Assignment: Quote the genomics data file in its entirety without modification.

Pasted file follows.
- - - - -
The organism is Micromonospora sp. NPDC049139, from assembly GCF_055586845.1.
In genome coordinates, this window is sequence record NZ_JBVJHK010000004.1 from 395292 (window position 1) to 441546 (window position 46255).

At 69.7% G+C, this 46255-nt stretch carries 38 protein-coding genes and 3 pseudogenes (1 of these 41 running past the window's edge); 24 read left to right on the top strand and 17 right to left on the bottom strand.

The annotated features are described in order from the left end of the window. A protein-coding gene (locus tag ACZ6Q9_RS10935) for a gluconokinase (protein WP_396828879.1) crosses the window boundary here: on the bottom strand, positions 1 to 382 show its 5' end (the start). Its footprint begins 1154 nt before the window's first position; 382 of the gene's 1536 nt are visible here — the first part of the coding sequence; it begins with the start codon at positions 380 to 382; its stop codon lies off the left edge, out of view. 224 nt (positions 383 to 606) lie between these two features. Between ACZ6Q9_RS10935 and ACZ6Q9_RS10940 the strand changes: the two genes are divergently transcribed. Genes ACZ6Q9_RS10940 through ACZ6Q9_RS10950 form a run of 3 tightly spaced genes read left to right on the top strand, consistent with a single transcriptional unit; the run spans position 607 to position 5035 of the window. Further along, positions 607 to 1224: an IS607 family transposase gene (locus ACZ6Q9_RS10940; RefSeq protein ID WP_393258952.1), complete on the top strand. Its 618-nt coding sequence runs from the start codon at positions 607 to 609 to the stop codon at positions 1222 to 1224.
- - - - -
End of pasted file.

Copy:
The organism is Micromonospora sp. NPDC049139, from assembly GCF_055586845.1.
In genome coordinates, this window is sequence record NZ_JBVJHK010000004.1 from 395292 (window position 1) to 441546 (window position 46255).

At 69.7% G+C, this 46255-nt stretch carries 38 protein-coding genes and 3 pseudogenes (1 of these 41 running past the window's edge); 24 read left to right on the top strand and 17 right to left on the bottom strand.

The annotated features are described in order from the left end of the window. A protein-coding gene (locus tag ACZ6Q9_RS10935) for a gluconokinase (protein WP_396828879.1) crosses the window boundary here: on the bottom strand, positions 1 to 382 show its 5' end (the start). Its footprint begins 1154 nt before the window's first position; 382 of the gene's 1536 nt are visible here — the first part of the coding sequence; it begins with the start codon at positions 380 to 382; its stop codon lies off the left edge, out of view. 224 nt (positions 383 to 606) lie between these two features. Between ACZ6Q9_RS10935 and ACZ6Q9_RS10940 the strand changes: the two genes are divergently transcribed. Genes ACZ6Q9_RS10940 through ACZ6Q9_RS10950 form a run of 3 tightly spaced genes read left to right on the top strand, consistent with a single transcriptional unit; the run spans position 607 to position 5035 of the window. Further along, positions 607 to 1224: an IS607 family transposase gene (locus ACZ6Q9_RS10940; RefSeq protein ID WP_393258952.1), complete on the top strand. Its 618-nt coding sequence runs from the start codon at positions 607 to 609 to the stop codon at positions 1222 to 1224.